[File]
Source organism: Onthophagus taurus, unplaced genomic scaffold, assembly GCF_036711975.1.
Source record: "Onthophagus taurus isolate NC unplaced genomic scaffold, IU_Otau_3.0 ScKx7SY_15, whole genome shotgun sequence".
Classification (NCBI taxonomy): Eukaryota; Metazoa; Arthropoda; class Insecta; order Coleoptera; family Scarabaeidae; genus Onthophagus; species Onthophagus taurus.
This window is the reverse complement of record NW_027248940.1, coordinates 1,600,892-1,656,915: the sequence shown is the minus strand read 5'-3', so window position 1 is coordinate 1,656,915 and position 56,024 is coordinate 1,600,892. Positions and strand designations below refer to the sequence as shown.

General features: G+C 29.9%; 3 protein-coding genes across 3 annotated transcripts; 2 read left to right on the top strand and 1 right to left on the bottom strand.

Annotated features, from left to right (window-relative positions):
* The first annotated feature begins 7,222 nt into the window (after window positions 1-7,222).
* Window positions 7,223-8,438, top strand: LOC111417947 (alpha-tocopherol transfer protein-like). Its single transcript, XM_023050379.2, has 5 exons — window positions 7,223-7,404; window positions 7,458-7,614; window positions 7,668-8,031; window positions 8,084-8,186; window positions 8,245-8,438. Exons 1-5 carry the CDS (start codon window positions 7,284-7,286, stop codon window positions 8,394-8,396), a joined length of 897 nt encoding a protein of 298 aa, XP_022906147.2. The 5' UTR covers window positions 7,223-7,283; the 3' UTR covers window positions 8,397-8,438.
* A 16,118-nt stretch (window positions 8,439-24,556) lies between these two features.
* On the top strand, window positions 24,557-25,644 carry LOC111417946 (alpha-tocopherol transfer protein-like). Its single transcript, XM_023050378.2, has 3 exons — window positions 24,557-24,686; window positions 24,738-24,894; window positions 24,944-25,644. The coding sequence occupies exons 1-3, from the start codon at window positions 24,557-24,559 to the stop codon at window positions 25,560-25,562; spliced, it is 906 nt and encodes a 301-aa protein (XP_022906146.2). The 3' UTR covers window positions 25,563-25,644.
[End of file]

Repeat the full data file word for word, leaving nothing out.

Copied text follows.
Source organism: Onthophagus taurus, unplaced genomic scaffold, assembly GCF_036711975.1.
Source record: "Onthophagus taurus isolate NC unplaced genomic scaffold, IU_Otau_3.0 ScKx7SY_15, whole genome shotgun sequence".
Classification (NCBI taxonomy): Eukaryota; Metazoa; Arthropoda; class Insecta; order Coleoptera; family Scarabaeidae; genus Onthophagus; species Onthophagus taurus.
This window is the reverse complement of record NW_027248940.1, coordinates 1,600,892-1,656,915: the sequence shown is the minus strand read 5'-3', so window position 1 is coordinate 1,656,915 and position 56,024 is coordinate 1,600,892. Positions and strand designations below refer to the sequence as shown.

General features: G+C 29.9%; 3 protein-coding genes across 3 annotated transcripts; 2 read left to right on the top strand and 1 right to left on the bottom strand.

Annotated features, from left to right (window-relative positions):
* The first annotated feature begins 7,222 nt into the window (after window positions 1-7,222).
* Window positions 7,223-8,438, top strand: LOC111417947 (alpha-tocopherol transfer protein-like). Its single transcript, XM_023050379.2, has 5 exons — window positions 7,223-7,404; window positions 7,458-7,614; window positions 7,668-8,031; window positions 8,084-8,186; window positions 8,245-8,438. Exons 1-5 carry the CDS (start codon window positions 7,284-7,286, stop codon window positions 8,394-8,396), a joined length of 897 nt encoding a protein of 298 aa, XP_022906147.2. The 5' UTR covers window positions 7,223-7,283; the 3' UTR covers window positions 8,397-8,438.
* A 16,118-nt stretch (window positions 8,439-24,556) lies between these two features.
* On the top strand, window positions 24,557-25,644 carry LOC111417946 (alpha-tocopherol transfer protein-like). Its single transcript, XM_023050378.2, has 3 exons — window positions 24,557-24,686; window positions 24,738-24,894; window positions 24,944-25,644. The coding sequence occupies exons 1-3, from the start codon at window positions 24,557-24,559 to the stop codon at window positions 25,560-25,562; spliced, it is 906 nt and encodes a 301-aa protein (XP_022906146.2). The 3' UTR covers window positions 25,563-25,644.